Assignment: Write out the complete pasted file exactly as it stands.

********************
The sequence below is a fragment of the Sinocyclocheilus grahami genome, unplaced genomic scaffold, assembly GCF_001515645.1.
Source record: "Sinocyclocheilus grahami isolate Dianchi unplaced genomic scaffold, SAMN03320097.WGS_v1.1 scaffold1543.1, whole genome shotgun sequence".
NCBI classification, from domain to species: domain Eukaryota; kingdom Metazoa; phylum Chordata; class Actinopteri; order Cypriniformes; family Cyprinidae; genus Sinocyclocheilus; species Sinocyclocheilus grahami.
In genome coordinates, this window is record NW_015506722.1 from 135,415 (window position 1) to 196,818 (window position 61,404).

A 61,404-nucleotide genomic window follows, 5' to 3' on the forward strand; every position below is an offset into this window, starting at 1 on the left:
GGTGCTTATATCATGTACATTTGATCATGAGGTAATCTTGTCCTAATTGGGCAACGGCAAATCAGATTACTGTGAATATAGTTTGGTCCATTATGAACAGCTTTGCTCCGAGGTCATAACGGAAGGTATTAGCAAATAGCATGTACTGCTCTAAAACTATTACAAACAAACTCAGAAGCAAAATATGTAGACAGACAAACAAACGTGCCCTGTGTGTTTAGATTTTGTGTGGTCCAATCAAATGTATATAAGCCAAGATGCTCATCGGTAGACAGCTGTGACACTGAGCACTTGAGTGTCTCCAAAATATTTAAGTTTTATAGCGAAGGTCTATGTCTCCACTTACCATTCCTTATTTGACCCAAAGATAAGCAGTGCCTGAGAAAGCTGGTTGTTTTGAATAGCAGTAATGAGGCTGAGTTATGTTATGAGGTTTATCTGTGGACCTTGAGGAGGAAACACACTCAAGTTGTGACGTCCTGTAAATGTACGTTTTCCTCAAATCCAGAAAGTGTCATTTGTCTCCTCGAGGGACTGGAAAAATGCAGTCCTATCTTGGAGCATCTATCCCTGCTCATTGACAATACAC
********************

The sequence below is a fragment of the Sinocyclocheilus grahami genome, unplaced genomic scaffold, assembly GCF_001515645.1.
Source record: "Sinocyclocheilus grahami isolate Dianchi unplaced genomic scaffold, SAMN03320097.WGS_v1.1 scaffold1543.1, whole genome shotgun sequence".
NCBI classification, from domain to species: domain Eukaryota; kingdom Metazoa; phylum Chordata; class Actinopteri; order Cypriniformes; family Cyprinidae; genus Sinocyclocheilus; species Sinocyclocheilus grahami.
In genome coordinates, this window is record NW_015506722.1 from 135,415 (window position 1) to 196,818 (window position 61,404).

A 61,404-nucleotide genomic window follows, 5' to 3' on the forward strand; every position below is an offset into this window, starting at 1 on the left:
GGTGCTTATATCATGTACATTTGATCATGAGGTAATCTTGTCCTAATTGGGCAACGGCAAATCAGATTACTGTGAATATAGTTTGGTCCATTATGAACAGCTTTGCTCCGAGGTCATAACGGAAGGTATTAGCAAATAGCATGTACTGCTCTAAAACTATTACAAACAAACTCAGAAGCAAAATATGTAGACAGACAAACAAACGTGCCCTGTGTGTTTAGATTTTGTGTGGTCCAATCAAATGTATATAAGCCAAGATGCTCATCGGTAGACAGCTGTGACACTGAGCACTTGAGTGTCTCCAAAATATTTAAGTTTTATAGCGAAGGTCTATGTCTCCACTTACCATTCCTTATTTGACCCAAAGATAAGCAGTGCCTGAGAAAGCTGGTTGTTTTGAATAGCAGTAATGAGGCTGAGTTATGTTATGAGGTTTATCTGTGGACCTTGAGGAGGAAACACACTCAAGTTGTGACGTCCTGTAAATGTACGTTTTCCTCAAATCCAGAAAGTGTCATTTGTCTCCTCGAGGGACTGGAAAAATGCAGTCCTATCTTGGAGCATCTATCCCTGCTCATTGACAATACAC